• That is a great idea for a post Regina! In the meantime, the general rule is 300cc’s per gallon (by volume) of product. Moisture content shouldn’t matter much since oxygen absorbers only remove oxygen and not water. Well, let me rephrase that. You shouldn’t be packaging anything with a an oxygen absorber if it has a high moisture content. Even brown rice etc. Here is a great article from another blogger named Gaye: https://www.backdoorsurvival.com/survival-basics-oxygen-absorbers/

  7. Have you tried making the spaghetti sauce with less brown sugar? If so, was the recipe still flavorful? Your recipe looks like it would taste great, but I am a diabetic.

    • The sugar just balances the acidity of the tomatoes Betty (plus, I do like a bit of sweetness in my sauce). But you can balance acidity with well caramelized onions as well. Or, try adding some finely diced carrots or celery!

      • Your idea about the addition of carrots sound delicious. I will add some of the dehydrated carrots to your recipe and omit the brown sugar. Also, I will add a little bit of stevia powder. Sounds good. Thanks for the suggestion.

  8. Misty – great ideas, tools, and instructions as always – thanks! I may have missed it in your post but wonder what the shelf life is for the 3 ‘meals-in-a-jar’ that you listed?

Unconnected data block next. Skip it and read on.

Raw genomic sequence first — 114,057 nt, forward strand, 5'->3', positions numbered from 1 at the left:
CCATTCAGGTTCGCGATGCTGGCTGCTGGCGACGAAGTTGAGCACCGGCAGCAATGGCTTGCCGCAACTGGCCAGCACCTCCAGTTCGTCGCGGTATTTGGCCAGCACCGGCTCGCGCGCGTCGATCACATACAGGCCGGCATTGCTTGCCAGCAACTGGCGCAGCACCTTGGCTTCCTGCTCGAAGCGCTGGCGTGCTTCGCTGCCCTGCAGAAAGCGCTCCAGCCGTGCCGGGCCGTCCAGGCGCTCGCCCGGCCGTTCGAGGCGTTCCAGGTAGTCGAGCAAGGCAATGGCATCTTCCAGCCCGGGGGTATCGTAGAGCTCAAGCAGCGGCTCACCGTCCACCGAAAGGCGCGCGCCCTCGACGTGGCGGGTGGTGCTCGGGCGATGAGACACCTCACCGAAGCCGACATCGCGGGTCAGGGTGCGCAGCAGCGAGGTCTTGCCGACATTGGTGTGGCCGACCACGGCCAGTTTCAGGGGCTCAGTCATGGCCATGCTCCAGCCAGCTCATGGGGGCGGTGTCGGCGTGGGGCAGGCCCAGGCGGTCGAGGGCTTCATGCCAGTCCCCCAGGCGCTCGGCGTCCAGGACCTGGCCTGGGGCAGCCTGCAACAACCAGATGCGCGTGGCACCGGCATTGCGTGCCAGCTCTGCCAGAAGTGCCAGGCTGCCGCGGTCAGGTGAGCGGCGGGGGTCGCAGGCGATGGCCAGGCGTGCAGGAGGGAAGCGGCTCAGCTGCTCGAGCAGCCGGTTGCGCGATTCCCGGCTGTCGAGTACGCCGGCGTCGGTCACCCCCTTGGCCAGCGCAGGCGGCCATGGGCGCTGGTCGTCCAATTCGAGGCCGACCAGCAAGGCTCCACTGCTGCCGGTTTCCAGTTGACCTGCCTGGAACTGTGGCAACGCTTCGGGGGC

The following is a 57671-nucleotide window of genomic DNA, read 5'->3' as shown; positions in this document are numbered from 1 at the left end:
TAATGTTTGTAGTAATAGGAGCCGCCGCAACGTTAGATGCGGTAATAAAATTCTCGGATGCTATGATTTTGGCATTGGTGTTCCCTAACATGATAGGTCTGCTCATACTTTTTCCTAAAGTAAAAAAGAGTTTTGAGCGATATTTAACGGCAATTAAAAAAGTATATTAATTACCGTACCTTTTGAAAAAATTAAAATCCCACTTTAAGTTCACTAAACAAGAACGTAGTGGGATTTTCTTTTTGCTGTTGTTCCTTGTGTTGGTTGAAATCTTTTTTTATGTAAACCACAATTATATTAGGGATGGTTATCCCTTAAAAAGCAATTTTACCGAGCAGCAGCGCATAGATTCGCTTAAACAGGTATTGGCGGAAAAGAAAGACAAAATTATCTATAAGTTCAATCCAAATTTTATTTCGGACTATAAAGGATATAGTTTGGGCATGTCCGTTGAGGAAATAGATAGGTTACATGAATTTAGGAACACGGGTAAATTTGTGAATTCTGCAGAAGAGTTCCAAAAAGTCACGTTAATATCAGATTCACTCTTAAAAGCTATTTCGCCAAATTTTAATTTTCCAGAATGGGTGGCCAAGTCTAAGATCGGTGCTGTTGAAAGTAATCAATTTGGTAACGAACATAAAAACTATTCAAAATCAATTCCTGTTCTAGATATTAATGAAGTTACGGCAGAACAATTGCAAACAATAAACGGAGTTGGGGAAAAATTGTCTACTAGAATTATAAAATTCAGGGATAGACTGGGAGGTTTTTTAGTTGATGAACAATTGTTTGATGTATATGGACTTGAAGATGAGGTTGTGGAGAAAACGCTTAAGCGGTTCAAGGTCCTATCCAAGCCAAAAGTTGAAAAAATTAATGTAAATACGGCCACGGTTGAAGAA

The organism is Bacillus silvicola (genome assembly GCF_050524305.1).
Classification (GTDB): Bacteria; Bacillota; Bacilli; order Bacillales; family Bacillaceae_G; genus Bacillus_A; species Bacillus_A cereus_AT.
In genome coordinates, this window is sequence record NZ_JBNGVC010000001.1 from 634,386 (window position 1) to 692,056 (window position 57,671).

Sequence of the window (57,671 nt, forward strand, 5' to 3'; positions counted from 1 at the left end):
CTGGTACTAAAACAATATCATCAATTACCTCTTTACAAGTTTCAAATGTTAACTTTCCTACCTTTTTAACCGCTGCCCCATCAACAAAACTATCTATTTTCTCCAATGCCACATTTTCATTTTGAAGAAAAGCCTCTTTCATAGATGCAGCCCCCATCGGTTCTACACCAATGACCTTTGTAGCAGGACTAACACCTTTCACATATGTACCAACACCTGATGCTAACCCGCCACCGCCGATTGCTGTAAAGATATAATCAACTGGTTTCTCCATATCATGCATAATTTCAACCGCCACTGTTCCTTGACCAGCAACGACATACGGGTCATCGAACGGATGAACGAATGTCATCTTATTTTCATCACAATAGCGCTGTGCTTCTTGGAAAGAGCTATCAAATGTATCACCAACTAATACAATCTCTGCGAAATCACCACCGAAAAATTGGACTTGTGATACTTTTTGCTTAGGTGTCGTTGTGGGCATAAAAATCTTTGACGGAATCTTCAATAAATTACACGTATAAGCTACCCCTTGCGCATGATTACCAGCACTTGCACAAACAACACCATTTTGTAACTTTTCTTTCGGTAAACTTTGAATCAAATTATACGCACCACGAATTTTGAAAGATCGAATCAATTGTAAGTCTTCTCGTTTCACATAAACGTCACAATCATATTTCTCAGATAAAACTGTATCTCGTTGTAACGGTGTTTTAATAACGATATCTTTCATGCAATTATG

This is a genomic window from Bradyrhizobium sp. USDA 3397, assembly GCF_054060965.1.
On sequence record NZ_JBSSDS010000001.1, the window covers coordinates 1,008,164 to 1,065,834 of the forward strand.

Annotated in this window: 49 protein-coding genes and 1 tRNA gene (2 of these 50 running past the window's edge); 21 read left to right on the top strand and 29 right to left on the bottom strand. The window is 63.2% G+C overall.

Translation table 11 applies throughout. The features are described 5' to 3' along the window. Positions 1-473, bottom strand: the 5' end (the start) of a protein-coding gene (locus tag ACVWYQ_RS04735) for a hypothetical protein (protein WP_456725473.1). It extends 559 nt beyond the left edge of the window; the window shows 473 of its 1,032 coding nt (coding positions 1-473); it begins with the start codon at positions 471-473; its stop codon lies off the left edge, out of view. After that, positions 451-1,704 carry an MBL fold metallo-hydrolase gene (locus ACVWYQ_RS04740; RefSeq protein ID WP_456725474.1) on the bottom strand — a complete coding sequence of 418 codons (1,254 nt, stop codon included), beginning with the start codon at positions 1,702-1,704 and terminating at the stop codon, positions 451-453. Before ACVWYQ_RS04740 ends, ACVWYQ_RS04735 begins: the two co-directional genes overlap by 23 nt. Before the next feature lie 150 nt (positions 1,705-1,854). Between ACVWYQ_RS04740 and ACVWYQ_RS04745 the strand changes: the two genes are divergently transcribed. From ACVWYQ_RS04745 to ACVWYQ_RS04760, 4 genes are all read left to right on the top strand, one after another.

Thanks again!

    • Sorry for the delayed response MOlly. I kinda checked out over the holiday! 2 years if sealed appropriately in a jar with an oxygen absorber!

  9. Can you use home dried foods? I have some of this already dried, tomatoes especially. Would home dried meats work, are they dry enough to last?

    • I guess ultimately it depends on what you mean by dried foods Becca. Do you mean dehydrated? Dehydrated foods are very different from freeze dried foods. For example, a sun dried tomato is very different from a freeze dried tomato. They don’t hydrate the same at all. Same with meat. Jerky is completely different from freeze dried meats. I don’t even know if they would hydrate. You can read more about the diffferences (and see pictures) here: https://simplefamilypreparedness.com/2011/03/freeze-dried-vs-dehydrated-foods.html